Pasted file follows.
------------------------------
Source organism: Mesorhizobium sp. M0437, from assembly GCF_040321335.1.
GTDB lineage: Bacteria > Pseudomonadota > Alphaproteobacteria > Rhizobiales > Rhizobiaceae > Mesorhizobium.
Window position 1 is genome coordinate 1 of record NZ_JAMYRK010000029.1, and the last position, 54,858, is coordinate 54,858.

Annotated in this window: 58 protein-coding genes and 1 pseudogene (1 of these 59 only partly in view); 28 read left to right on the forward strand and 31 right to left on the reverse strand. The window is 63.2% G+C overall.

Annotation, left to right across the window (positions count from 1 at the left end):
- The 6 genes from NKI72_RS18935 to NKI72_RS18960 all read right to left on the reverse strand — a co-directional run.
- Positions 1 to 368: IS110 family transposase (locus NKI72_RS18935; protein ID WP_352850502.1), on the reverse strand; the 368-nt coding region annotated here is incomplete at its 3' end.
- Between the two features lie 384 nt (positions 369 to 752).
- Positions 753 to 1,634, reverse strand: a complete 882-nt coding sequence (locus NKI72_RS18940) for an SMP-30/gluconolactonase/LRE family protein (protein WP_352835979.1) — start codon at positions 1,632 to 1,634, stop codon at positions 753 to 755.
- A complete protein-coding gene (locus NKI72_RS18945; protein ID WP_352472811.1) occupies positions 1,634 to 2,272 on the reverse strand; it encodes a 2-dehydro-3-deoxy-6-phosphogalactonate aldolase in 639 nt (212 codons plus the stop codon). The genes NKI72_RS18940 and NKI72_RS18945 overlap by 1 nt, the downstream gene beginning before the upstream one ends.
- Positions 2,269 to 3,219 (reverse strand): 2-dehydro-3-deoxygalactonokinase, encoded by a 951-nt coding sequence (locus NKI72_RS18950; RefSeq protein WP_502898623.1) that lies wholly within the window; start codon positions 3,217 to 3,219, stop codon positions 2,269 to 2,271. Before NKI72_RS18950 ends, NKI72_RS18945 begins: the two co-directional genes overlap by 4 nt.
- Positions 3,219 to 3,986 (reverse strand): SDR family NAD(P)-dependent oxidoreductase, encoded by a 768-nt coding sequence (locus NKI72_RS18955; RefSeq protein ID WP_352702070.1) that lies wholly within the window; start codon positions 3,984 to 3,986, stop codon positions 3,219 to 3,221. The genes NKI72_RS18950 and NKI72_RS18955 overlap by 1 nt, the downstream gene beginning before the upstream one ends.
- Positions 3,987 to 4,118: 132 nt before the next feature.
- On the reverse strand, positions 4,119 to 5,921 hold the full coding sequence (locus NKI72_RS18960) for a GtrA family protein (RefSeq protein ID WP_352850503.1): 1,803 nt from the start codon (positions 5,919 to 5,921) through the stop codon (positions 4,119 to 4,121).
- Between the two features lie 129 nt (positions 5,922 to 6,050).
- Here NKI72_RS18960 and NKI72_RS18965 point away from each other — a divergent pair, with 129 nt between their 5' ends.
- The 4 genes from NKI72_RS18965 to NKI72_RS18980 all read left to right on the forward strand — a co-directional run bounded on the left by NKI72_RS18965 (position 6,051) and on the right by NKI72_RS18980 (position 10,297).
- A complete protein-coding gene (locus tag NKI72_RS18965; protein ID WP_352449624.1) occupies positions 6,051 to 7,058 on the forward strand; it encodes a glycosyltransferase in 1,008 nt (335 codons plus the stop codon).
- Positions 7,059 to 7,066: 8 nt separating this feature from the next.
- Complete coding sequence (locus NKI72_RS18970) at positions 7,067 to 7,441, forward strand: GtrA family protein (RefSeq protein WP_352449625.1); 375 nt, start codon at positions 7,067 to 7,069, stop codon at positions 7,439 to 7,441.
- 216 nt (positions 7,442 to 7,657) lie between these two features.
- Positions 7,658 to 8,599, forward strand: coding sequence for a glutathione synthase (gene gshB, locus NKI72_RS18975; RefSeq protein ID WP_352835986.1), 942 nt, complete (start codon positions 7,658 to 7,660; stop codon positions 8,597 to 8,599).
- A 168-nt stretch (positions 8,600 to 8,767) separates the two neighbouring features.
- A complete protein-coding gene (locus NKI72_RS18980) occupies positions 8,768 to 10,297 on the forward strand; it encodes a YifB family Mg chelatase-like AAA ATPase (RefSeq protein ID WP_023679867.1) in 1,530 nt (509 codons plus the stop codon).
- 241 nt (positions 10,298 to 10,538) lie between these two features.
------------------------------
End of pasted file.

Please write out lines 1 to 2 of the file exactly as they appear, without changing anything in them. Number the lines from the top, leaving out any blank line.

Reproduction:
Source organism: Mesorhizobium sp. M0437, from assembly GCF_040321335.1.
GTDB lineage: Bacteria > Pseudomonadota > Alphaproteobacteria > Rhizobiales > Rhizobiaceae > Mesorhizobium.